Further complicating issues are the requirements to be listed as “income restricted.  For example, to move into the income restricted Luxe@Broadway development that just opened at Lincoln Blvd. and Broadway Ave.; I would have to take a pay cut to qualify for a studio apartment that costs almost $300 more per month than my current 1 bedroom market rate apartment a few blocks away.

It shouldn’t be a surprise to anyone that Santa Monica housing can’t keep pace with demand. Deliberate acts of policy, zoning and protests by existing homeowners since the 70′s and 80′s have created an environment that suppressed housing development from densifying. Parking requirements add significant cost burdens to major developments, and block the construction of low parking, truly transit oriented development anywhere outside of the downtown core. To build in a truly sustainable or low cost manner on vacant or underutilized sites around the city requires a costly and time consuming process to get a zoning variance, with no guarantee that it will be approved.

Take for example the property under construction now at 28th St. and Pico Boulevard, a site well served by the Big Blue Bus #7 line. It’s a 33 unit multifamily 2 and 3 bedroom apartment building with 55 underground parking spaces. It’s fairly common for residential buildings to provide more housing spaces for cars than housing units due to zoning codes, but this is also a non-profit development with all units targeted for income restricted low and very income households (pg 12). Defined as 60% and 50% of median area income. So this is a development made up entirely of low income households in a high cost of living city, a demographic more likely to have only one car, or not drive at all. However the building will have enough parking for most residents to have 2 cars parked on site.

With limited resources for providing subsidized or non-profit housing, to build out more parking limits how many total housing units can be built by developers. When we choose to add more parking, it always comes at a cost, it is never free (as Shoupistas know well). In the case of providing affordable housing units, more parking equals less affordable housing units per dollar spent. The Southern California Association of Governments estimates underground parking construction at $25,000 per space with each level down an additional +50% more cost per space. If the goal is to get ahead of the affordable housing needs, than saddling every non-profit development with a lot of parking is going to drag against meeting that goal.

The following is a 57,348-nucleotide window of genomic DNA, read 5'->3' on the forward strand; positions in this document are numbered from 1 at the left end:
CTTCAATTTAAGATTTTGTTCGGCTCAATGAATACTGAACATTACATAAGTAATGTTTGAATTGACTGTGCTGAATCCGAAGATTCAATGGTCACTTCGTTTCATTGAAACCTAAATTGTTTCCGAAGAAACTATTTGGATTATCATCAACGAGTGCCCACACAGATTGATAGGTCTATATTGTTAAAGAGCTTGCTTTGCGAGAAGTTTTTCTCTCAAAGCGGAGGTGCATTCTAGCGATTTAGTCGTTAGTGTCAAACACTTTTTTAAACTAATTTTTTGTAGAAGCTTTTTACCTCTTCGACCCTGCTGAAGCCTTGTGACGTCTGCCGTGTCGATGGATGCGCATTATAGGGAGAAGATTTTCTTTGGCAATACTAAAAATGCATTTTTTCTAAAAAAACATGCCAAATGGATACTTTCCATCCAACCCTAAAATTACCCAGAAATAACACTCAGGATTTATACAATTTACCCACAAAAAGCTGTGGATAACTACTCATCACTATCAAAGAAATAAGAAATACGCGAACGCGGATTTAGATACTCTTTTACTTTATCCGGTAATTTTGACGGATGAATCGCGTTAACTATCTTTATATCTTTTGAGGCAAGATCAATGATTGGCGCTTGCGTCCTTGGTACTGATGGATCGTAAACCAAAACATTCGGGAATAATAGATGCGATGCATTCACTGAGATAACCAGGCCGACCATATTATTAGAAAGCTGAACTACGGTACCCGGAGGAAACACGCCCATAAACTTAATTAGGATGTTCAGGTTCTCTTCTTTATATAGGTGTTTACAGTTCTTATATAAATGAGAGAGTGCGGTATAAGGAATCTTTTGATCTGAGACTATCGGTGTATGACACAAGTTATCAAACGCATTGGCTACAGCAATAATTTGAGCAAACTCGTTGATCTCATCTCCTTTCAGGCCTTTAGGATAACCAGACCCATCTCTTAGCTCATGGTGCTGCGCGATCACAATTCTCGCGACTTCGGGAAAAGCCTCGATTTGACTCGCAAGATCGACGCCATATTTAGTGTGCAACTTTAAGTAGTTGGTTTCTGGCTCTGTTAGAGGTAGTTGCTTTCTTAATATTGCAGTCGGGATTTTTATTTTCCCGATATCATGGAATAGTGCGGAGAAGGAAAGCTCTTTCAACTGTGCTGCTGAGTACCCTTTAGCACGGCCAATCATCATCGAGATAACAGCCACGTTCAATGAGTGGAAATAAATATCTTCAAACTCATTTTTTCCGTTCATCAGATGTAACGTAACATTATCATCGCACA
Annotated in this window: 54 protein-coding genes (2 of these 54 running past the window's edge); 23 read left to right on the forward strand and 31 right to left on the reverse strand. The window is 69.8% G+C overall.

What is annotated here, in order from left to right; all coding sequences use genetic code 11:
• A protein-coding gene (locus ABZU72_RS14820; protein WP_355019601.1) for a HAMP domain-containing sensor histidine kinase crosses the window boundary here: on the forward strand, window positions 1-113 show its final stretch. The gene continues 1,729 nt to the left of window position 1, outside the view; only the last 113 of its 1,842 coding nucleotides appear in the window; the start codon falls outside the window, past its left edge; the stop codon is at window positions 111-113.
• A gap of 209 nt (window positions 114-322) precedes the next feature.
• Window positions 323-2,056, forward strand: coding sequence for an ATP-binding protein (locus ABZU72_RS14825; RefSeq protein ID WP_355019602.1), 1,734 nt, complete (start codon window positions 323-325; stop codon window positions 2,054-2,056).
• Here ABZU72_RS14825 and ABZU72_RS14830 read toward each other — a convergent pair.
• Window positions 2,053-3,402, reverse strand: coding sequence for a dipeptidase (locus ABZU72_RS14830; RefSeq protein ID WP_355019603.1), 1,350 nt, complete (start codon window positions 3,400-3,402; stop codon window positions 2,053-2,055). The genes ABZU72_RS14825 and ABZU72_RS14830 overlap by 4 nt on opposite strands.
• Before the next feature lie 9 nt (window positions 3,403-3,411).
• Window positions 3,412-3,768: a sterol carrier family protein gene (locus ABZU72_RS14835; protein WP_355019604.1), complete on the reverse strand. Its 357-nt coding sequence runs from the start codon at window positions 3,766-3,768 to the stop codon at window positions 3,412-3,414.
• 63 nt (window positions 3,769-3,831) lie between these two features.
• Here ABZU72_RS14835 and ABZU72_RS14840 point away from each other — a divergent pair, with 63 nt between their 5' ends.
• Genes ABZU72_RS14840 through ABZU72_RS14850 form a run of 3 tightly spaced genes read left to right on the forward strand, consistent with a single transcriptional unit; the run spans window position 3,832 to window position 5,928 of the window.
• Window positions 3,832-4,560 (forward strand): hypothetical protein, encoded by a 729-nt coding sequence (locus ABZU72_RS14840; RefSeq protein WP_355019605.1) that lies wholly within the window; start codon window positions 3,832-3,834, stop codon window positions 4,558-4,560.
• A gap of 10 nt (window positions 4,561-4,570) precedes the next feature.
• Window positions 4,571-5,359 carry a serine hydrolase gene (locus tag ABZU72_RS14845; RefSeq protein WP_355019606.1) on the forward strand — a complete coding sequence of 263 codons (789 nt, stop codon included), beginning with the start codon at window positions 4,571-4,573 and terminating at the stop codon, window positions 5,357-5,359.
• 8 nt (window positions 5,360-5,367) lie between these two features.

Car share parking space with iconic sign post that doubles as bike parking.

Reserved on-street car sharing space in Portland OR, with iconic sign post that doubles as a bike rack.

Living in the LA area, and with a tough job market, many people do depend on cars even with low incomes. With some innovative thinking it is possible to maintain access to an extra vehicle without pushing people into the financial liability of ownership.

A partnership with a car sharing service such as the local start up LAX Carshare or the nationally branded Zipcar can allow easy access to a second car for one car households, with far fewer spaces required than individual ownership. For car-free households, easy access to a shared car can be invaluable for infrequent trips when transit just won’t do because of a far flung location or need for extra cargo hauling. When it comes to embracing car sharing partnerships, Santa Monica lags far behind progressive West Coast cities such as Portland Oregon and San Francisco.

With pending zoning code updates around the corner, following the passage of the LUCE general plan last year, and sweeping changes in housing migration and demographics still playing out, Santa Monica is at a pivotal moment. If the city applies the same thinking that guided development for the past 20 years into the next 20, Santa Monica could become a place largely for the affluent to live out their remaining years amongst tourists and the last hold outs from an earlier era of strict rent control that is no longer allowed by the supreme court.

Some deep rethinking of the nuts and bolts of housing policy is required if the city is to remain a place of opportunity for new comers, maintain income diversity and have a dynamic economy well into the future.